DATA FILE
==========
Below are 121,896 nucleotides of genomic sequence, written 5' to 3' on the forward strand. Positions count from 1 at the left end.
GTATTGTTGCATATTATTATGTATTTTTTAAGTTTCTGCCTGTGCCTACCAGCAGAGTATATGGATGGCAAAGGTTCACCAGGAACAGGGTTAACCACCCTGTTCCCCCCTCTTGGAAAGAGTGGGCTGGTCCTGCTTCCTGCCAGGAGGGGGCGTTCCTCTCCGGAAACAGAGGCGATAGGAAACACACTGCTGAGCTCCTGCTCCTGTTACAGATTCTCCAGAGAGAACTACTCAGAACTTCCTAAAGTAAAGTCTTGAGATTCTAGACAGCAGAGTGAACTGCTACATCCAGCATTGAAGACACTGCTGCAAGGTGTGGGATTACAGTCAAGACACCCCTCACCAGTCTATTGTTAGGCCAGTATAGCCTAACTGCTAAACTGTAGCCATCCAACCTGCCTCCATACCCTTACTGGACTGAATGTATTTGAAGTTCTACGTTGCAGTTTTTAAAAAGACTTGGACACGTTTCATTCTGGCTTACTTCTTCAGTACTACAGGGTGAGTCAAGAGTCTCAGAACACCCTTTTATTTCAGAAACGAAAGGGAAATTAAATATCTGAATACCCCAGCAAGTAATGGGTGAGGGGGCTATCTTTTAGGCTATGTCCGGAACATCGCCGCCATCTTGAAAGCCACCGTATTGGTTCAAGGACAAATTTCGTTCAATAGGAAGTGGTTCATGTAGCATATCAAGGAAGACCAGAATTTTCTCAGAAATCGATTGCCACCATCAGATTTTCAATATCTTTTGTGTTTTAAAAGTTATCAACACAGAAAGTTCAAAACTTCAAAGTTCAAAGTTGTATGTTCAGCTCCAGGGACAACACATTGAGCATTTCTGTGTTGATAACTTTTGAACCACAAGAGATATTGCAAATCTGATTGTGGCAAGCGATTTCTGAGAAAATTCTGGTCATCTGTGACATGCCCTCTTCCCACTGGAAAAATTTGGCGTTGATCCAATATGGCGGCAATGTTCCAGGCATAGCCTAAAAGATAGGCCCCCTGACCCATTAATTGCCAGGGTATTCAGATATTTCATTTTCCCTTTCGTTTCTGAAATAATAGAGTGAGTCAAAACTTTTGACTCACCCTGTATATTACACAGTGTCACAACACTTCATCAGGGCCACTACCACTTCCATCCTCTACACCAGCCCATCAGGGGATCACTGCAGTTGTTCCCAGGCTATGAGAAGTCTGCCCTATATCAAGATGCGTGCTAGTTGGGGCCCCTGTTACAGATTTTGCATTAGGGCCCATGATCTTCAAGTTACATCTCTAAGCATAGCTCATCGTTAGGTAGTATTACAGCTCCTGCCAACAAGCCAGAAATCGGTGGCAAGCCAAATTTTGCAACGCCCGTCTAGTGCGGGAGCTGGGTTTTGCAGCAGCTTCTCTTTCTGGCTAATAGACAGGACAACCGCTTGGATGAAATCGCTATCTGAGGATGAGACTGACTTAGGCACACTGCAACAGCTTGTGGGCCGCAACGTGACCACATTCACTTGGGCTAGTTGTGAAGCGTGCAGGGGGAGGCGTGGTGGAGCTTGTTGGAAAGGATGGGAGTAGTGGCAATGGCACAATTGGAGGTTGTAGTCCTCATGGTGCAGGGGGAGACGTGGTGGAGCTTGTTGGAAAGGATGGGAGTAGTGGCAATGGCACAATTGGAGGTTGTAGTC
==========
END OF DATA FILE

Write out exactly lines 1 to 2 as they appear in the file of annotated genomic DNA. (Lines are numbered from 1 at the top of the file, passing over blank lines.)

Below are 121,896 nucleotides of genomic sequence, written 5' to 3' on the forward strand. Positions count from 1 at the left end.
GTATTGTTGCATATTATTATGTATTTTTTAAGTTTCTGCCTGTGCCTACCAGCAGAGTATATGGATGGCAAAGGTTCACCAGGAACAGGGTTAACCACCCTGTTCCCCCCTCTTGGAAAGAGTGGGCTGGTCCTGCTTCCTGCCAGGAGGGGGCGTTCCTCTCCGGAAACAGAGGCGATAGGAAACACACTGCTGAGCTCCTGCTCCTGTTACAGATTCTCCAGAGAGAACTACTCAGAACTTCCTAAAGTAAAGTCTTGAGATTCTAGACAGCAGAGTGAACTGCTACATCCAGCATTGAAGACACTGCTGCAAGGTGTGGGATTACAGTCAAGACACCCCTCACCAGTCTATTGTTAGGCCAGTATAGCCTAACTGCTAAACTGTAGCCATCCAACCTGCCTCCATACCCTTACTGGACTGAATGTATTTGAAGTTCTACGTTGCAGTTTTTAAAAAGACTTGGACACGTTTCATTCTGGCTTACTTCTTCAGTACTACAGGGTGAGTCAAGAGTCTCAGAACACCCTTTTATTTCAGAAACGAAAGGGAAATTAAATATCTGAATACCCCAGCAAGTAATGGGTGAGGGGGCTATCTTTTAGGCTATGTCCGGAACATCGCCGCCATCTTGAAAGCCACCGTATTGGTTCAAGGACAAATTTCGTTCAATAGGAAGTGGTTCATGTAGCATATCAAGGAAGACCAGAATTTTCTCAGAAATCGATTGCCACCATCAGATTTTCAATATCTTTTGTGTTTTAAAAGTTATCAACACAGAAAGTTCAAAACTTCAAAGTTCAAAGTTGTATGTTCAGCTCCAGGGACAACACATTGAGCATTTCTGTGTTGATAACTTTTGAACCACAAGAGATATTGCAAATCTGATTGTGGCAAGCGATTTCTGAGAAAATTCTGGTCATCTGTGACATGCCCTCTTCCCACTGGAAAAATTTGGCGTTGATCCAATATGGCGGCAATGTTCCAGGCATAGCCTAAAAGATAGGCCCCCTGACCCATTAATTGCCAGGGTATTCAGATATTTCATTTTCCCTTTCGTTTCTGAAATAATAGAGTGAGTCAAAACTTTTGACTCACCCTGTATATTACACAGTGTCACAACACTTCATCAGGGCCACTACCACTTCCATCCTCTACACCAGCCCATCAGGGGATCACTGCAGTTGTTCCCAGGCTATGAGAAGTCTGCCCTATATCAAGATGCGTGCTAGTTGGGGCCCCTGTTACAGATTTTGCATTAGGGCCCATGATCTTCAAGTTACATCTCTAAGCATAGCTCATCGTTAGGTAGTATTACAGCTCCTGCCAACAAGCCAGAAATCGGTGGCAAGCCAAATTTTGCAACGCCCGTCTAGTGCGGGAGCTGGGTTTTGCAGCAGCTTCTCTTTCTGGCTAATAGACAGGACAACCGCTTGGATGAAATCGCTATCTGAGGATGAGACTGACTTAGGCACACTGCAACAGCTTGTGGGCCGCAACGTGACCACATTCACTTGGGCTAGTTGTGAAGCGTGCAGGGGGAGGCGTGGTGGAGCTTGTTGGAAAGGATGGGAGTAGTGGCAATGGCACAATTGGAGGTTGTAGTCCTCATGGTGCAGGGGGAGACGTGGTGGAGCTTGTTGGAAAGGATGGGAGTAGTGGCAATGGCACAATTGGAGGTTGTAGTC